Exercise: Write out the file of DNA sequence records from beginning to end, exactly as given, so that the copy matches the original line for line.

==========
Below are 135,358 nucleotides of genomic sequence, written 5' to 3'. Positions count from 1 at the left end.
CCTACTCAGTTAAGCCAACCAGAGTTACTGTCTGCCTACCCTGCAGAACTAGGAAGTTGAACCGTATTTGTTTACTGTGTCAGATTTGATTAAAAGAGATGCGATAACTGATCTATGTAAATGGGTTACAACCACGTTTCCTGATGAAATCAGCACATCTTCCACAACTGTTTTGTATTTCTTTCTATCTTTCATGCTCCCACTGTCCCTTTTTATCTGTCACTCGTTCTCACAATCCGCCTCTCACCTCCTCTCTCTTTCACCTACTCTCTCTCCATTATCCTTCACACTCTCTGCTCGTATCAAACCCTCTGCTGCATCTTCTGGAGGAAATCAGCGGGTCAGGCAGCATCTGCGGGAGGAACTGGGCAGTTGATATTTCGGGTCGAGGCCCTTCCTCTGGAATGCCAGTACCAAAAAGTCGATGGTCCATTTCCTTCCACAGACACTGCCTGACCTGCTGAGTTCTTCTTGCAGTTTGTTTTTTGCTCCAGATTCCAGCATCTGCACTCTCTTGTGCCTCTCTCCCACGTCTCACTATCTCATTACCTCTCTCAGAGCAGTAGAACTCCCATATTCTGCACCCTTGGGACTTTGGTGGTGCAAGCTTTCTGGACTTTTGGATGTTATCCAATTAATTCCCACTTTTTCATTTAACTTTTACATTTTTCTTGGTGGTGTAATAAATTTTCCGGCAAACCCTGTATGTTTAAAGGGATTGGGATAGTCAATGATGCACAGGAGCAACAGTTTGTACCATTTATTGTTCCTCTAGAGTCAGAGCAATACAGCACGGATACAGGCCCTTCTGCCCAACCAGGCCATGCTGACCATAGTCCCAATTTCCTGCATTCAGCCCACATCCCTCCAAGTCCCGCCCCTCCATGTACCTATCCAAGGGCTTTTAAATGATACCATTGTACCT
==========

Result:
Below are 135,358 nucleotides of genomic sequence, written 5' to 3'. Positions count from 1 at the left end.
CCTACTCAGTTAAGCCAACCAGAGTTACTGTCTGCCTACCCTGCAGAACTAGGAAGTTGAACCGTATTTGTTTACTGTGTCAGATTTGATTAAAAGAGATGCGATAACTGATCTATGTAAATGGGTTACAACCACGTTTCCTGATGAAATCAGCACATCTTCCACAACTGTTTTGTATTTCTTTCTATCTTTCATGCTCCCACTGTCCCTTTTTATCTGTCACTCGTTCTCACAATCCGCCTCTCACCTCCTCTCTCTTTCACCTACTCTCTCTCCATTATCCTTCACACTCTCTGCTCGTATCAAACCCTCTGCTGCATCTTCTGGAGGAAATCAGCGGGTCAGGCAGCATCTGCGGGAGGAACTGGGCAGTTGATATTTCGGGTCGAGGCCCTTCCTCTGGAATGCCAGTACCAAAAAGTCGATGGTCCATTTCCTTCCACAGACACTGCCTGACCTGCTGAGTTCTTCTTGCAGTTTGTTTTTTGCTCCAGATTCCAGCATCTGCACTCTCTTGTGCCTCTCTCCCACGTCTCACTATCTCATTACCTCTCTCAGAGCAGTAGAACTCCCATATTCTGCACCCTTGGGACTTTGGTGGTGCAAGCTTTCTGGACTTTTGGATGTTATCCAATTAATTCCCACTTTTTCATTTAACTTTTACATTTTTCTTGGTGGTGTAATAAATTTTCCGGCAAACCCTGTATGTTTAAAGGGATTGGGATAGTCAATGATGCACAGGAGCAACAGTTTGTACCATTTATTGTTCCTCTAGAGTCAGAGCAATACAGCACGGATACAGGCCCTTCTGCCCAACCAGGCCATGCTGACCATAGTCCCAATTTCCTGCATTCAGCCCACATCCCTCCAAGTCCCGCCCCTCCATGTACCTATCCAAGGGCTTTTAAATGATACCATTGTACCT